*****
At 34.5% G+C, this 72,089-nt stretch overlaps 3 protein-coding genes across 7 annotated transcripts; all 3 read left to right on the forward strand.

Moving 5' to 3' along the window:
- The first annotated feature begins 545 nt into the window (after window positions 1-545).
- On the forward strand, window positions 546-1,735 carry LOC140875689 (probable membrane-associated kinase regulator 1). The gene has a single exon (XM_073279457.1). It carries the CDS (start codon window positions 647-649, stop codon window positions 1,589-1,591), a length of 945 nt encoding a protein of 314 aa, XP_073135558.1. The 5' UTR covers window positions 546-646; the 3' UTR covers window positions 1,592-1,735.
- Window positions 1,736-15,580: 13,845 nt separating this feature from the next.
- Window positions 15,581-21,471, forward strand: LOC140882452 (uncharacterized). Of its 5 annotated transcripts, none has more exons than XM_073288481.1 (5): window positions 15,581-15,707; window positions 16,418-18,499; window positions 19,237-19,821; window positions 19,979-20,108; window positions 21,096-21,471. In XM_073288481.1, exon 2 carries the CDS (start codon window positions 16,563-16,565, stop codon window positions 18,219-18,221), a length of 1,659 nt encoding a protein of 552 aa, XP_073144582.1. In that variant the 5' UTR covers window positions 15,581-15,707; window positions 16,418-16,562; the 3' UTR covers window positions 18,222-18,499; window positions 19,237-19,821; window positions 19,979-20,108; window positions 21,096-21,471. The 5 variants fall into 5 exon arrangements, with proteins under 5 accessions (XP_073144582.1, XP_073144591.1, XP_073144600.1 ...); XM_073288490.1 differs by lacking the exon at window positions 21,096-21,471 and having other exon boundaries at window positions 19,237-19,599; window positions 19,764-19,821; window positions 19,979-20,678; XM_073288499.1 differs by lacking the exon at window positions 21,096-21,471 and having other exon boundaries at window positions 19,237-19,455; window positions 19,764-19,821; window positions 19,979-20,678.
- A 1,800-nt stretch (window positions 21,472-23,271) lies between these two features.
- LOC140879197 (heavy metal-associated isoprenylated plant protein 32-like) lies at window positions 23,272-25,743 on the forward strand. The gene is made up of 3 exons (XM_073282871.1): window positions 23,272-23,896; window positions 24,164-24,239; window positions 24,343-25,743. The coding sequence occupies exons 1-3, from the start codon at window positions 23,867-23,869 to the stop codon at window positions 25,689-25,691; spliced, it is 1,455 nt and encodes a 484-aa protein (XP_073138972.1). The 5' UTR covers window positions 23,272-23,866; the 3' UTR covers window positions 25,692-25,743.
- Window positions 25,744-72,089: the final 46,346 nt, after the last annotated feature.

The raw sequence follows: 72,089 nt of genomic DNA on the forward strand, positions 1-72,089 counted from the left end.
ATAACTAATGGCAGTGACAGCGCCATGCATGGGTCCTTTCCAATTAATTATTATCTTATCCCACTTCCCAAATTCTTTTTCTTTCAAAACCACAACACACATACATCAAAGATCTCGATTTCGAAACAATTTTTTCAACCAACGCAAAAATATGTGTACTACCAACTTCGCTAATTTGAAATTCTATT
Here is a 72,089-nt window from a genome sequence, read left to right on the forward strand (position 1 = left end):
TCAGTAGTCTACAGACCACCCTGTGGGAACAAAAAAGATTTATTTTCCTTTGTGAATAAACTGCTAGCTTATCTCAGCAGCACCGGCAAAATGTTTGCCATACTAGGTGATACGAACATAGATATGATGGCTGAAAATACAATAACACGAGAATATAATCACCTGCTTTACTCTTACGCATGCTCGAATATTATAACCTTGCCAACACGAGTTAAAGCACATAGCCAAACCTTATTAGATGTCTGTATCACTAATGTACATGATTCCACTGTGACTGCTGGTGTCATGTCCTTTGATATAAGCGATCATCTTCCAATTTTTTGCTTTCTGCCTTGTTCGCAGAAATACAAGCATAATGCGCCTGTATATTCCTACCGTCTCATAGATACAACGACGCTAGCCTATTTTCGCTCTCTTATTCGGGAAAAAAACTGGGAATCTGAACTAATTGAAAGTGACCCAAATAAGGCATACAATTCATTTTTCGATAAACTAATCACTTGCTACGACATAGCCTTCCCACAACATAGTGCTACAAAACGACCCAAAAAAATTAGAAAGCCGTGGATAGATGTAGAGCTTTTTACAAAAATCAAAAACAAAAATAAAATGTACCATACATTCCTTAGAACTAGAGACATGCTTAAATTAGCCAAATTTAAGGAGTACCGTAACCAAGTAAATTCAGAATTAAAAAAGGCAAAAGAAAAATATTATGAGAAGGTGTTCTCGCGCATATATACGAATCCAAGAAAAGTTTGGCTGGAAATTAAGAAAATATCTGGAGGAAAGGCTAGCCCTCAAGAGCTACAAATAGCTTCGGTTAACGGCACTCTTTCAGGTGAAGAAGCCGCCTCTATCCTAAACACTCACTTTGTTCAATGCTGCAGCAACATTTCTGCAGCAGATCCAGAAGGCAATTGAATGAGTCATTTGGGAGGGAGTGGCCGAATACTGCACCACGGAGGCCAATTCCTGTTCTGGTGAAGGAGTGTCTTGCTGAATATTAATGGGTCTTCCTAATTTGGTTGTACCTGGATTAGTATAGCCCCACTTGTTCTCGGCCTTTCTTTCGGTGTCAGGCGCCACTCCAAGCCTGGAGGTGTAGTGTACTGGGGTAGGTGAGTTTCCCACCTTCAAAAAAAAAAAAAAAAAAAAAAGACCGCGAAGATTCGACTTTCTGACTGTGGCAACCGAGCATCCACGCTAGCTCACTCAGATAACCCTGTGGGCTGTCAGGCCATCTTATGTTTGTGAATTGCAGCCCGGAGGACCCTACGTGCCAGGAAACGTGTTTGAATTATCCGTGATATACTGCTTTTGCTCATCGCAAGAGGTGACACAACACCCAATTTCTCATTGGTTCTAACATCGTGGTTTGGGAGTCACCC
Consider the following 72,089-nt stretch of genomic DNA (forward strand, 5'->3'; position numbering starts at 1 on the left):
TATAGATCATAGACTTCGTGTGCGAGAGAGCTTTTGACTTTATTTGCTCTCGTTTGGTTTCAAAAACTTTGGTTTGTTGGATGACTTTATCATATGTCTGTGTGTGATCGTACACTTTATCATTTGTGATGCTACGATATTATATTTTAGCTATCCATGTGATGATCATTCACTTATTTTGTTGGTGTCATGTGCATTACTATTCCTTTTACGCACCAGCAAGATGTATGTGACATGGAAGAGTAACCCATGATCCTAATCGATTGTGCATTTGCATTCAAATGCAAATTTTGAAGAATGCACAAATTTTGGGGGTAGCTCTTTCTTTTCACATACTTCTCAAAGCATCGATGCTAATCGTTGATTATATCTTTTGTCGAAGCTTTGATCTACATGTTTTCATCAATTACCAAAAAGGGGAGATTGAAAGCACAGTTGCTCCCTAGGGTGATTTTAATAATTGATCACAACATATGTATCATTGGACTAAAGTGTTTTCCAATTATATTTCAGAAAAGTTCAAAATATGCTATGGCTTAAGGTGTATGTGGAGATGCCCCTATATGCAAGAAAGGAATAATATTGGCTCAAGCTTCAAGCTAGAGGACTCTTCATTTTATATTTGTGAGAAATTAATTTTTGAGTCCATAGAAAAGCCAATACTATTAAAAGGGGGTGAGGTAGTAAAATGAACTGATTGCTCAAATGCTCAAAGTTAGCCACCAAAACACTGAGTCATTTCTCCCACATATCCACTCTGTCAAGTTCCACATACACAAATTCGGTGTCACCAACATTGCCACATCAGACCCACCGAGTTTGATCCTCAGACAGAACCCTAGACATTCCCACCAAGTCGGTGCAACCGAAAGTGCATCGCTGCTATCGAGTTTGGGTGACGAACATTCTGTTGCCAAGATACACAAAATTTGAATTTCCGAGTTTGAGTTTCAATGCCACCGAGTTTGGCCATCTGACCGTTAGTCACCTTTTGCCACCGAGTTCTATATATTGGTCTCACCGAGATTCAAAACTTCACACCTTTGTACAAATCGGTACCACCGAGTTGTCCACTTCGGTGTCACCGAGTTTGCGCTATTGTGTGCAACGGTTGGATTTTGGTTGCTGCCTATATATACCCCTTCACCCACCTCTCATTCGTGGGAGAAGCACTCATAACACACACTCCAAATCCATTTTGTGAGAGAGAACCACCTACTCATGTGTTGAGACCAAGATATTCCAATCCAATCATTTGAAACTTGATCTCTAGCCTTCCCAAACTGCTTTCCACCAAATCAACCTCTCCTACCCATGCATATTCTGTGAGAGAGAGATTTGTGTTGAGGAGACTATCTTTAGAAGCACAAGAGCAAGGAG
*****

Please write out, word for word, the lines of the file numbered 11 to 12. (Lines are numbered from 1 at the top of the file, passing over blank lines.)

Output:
ATAACTAATGGCAGTGACAGCGCCATGCATGGGTCCTTTCCAATTAATTATTATCTTATCCCACTTCCCAAATTCTTTTTCTTTCAAAACCACAACACACATACATCAAAGATCTCGATTTCGAAACAATTTTTTCAACCAACGCAAAAATATGTGTACTACCAACTTCGCTAATTTGAAATTCTATT
Here is a 72,089-nt window from a genome sequence, read left to right on the forward strand (position 1 = left end):